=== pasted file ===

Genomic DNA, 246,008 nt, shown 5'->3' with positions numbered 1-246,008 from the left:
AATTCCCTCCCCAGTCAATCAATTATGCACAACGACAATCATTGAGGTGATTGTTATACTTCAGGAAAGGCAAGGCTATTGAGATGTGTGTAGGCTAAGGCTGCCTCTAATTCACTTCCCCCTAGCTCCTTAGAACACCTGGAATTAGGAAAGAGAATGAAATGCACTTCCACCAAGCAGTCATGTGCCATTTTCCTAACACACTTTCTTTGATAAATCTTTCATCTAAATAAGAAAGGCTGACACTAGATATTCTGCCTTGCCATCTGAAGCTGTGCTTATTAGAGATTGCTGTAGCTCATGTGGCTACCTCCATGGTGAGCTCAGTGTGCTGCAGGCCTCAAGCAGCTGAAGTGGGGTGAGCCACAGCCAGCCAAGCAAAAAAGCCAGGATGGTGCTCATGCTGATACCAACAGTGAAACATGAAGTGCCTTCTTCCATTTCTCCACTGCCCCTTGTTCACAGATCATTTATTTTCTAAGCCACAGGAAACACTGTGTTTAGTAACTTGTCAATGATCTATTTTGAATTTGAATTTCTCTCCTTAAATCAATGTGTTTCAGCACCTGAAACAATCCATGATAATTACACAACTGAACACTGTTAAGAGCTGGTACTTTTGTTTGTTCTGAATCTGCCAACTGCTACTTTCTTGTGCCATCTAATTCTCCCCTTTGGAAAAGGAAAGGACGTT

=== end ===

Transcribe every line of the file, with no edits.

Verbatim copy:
Genomic DNA, 246,008 nt, shown 5'->3' with positions numbered 1-246,008 from the left:
AATTCCCTCCCCAGTCAATCAATTATGCACAACGACAATCATTGAGGTGATTGTTATACTTCAGGAAAGGCAAGGCTATTGAGATGTGTGTAGGCTAAGGCTGCCTCTAATTCACTTCCCCCTAGCTCCTTAGAACACCTGGAATTAGGAAAGAGAATGAAATGCACTTCCACCAAGCAGTCATGTGCCATTTTCCTAACACACTTTCTTTGATAAATCTTTCATCTAAATAAGAAAGGCTGACACTAGATATTCTGCCTTGCCATCTGAAGCTGTGCTTATTAGAGATTGCTGTAGCTCATGTGGCTACCTCCATGGTGAGCTCAGTGTGCTGCAGGCCTCAAGCAGCTGAAGTGGGGTGAGCCACAGCCAGCCAAGCAAAAAAGCCAGGATGGTGCTCATGCTGATACCAACAGTGAAACATGAAGTGCCTTCTTCCATTTCTCCACTGCCCCTTGTTCACAGATCATTTATTTTCTAAGCCACAGGAAACACTGTGTTTAGTAACTTGTCAATGATCTATTTTGAATTTGAATTTCTCTCCTTAAATCAATGTGTTTCAGCACCTGAAACAATCCATGATAATTACACAACTGAACACTGTTAAGAGCTGGTACTTTTGTTTGTTCTGAATCTGCCAACTGCTACTTTCTTGTGCCATCTAATTCTCCCCTTTGGAAAAGGAAAGGACGTT